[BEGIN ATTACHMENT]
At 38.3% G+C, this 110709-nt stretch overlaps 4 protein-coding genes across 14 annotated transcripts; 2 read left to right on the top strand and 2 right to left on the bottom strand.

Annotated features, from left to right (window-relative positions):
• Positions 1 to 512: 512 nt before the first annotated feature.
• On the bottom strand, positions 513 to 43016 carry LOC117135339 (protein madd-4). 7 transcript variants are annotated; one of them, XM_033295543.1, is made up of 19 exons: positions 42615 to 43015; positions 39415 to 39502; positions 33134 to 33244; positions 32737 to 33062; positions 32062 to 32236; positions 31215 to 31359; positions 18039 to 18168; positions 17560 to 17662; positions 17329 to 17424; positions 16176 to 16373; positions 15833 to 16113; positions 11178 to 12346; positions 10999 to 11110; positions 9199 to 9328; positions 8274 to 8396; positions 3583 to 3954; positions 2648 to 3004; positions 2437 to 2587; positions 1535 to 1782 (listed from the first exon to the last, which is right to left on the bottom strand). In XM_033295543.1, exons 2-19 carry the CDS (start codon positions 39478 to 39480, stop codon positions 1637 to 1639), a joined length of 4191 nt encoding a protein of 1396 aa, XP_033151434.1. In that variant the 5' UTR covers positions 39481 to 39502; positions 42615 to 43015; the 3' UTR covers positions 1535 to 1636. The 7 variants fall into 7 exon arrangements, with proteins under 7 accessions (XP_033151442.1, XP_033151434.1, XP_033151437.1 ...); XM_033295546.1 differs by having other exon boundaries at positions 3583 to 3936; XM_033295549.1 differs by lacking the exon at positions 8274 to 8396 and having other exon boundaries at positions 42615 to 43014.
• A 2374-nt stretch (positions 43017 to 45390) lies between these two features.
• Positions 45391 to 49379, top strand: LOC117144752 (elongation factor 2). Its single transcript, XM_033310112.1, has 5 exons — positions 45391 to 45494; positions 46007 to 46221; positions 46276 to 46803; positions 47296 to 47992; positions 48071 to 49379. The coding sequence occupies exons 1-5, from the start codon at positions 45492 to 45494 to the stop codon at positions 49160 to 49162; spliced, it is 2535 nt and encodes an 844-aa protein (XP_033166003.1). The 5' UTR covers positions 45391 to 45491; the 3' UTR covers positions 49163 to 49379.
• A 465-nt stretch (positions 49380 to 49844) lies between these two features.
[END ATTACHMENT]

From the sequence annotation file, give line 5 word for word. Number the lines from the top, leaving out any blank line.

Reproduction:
• A 2374-nt stretch (positions 43017 to 45390) lies between these two features.